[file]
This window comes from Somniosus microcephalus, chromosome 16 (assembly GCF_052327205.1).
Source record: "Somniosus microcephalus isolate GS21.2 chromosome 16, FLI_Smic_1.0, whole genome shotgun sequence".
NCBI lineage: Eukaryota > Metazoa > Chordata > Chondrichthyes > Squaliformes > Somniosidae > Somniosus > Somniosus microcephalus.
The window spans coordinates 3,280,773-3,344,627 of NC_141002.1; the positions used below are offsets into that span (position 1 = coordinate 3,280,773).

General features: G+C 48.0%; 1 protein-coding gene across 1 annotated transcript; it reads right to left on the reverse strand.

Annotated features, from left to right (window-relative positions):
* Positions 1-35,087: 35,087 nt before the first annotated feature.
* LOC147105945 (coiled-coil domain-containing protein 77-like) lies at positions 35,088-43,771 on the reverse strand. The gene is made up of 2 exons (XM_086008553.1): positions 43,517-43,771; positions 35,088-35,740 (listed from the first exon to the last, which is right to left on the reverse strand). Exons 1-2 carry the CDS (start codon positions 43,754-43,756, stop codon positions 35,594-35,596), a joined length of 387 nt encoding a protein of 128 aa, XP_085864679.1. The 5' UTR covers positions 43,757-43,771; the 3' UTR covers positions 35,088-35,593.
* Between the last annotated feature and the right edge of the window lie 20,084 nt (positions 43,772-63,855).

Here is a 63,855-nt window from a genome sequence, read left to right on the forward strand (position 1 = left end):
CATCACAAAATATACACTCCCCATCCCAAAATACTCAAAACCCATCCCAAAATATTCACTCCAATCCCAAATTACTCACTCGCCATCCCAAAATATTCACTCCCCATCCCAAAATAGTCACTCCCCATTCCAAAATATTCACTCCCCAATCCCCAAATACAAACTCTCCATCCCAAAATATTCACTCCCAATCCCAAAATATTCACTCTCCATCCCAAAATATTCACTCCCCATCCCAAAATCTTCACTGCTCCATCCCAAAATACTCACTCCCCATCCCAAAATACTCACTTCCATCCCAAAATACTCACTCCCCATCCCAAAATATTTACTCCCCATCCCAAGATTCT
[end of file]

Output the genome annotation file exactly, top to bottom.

This window comes from Somniosus microcephalus, chromosome 16 (assembly GCF_052327205.1).
Source record: "Somniosus microcephalus isolate GS21.2 chromosome 16, FLI_Smic_1.0, whole genome shotgun sequence".
NCBI lineage: Eukaryota > Metazoa > Chordata > Chondrichthyes > Squaliformes > Somniosidae > Somniosus > Somniosus microcephalus.
The window spans coordinates 3,280,773-3,344,627 of NC_141002.1; the positions used below are offsets into that span (position 1 = coordinate 3,280,773).

General features: G+C 48.0%; 1 protein-coding gene across 1 annotated transcript; it reads right to left on the reverse strand.

Annotated features, from left to right (window-relative positions):
* Positions 1-35,087: 35,087 nt before the first annotated feature.
* LOC147105945 (coiled-coil domain-containing protein 77-like) lies at positions 35,088-43,771 on the reverse strand. The gene is made up of 2 exons (XM_086008553.1): positions 43,517-43,771; positions 35,088-35,740 (listed from the first exon to the last, which is right to left on the reverse strand). Exons 1-2 carry the CDS (start codon positions 43,754-43,756, stop codon positions 35,594-35,596), a joined length of 387 nt encoding a protein of 128 aa, XP_085864679.1. The 5' UTR covers positions 43,757-43,771; the 3' UTR covers positions 35,088-35,593.
* Between the last annotated feature and the right edge of the window lie 20,084 nt (positions 43,772-63,855).

Here is a 63,855-nt window from a genome sequence, read left to right on the forward strand (position 1 = left end):
CATCACAAAATATACACTCCCCATCCCAAAATACTCAAAACCCATCCCAAAATATTCACTCCAATCCCAAATTACTCACTCGCCATCCCAAAATATTCACTCCCCATCCCAAAATAGTCACTCCCCATTCCAAAATATTCACTCCCCAATCCCCAAATACAAACTCTCCATCCCAAAATATTCACTCCCAATCCCAAAATATTCACTCTCCATCCCAAAATATTCACTCCCCATCCCAAAATCTTCACTGCTCCATCCCAAAATACTCACTCCCCATCCCAAAATACTCACTTCCATCCCAAAATACTCACTCCCCATCCCAAAATATTTACTCCCCATCCCAAGATTCT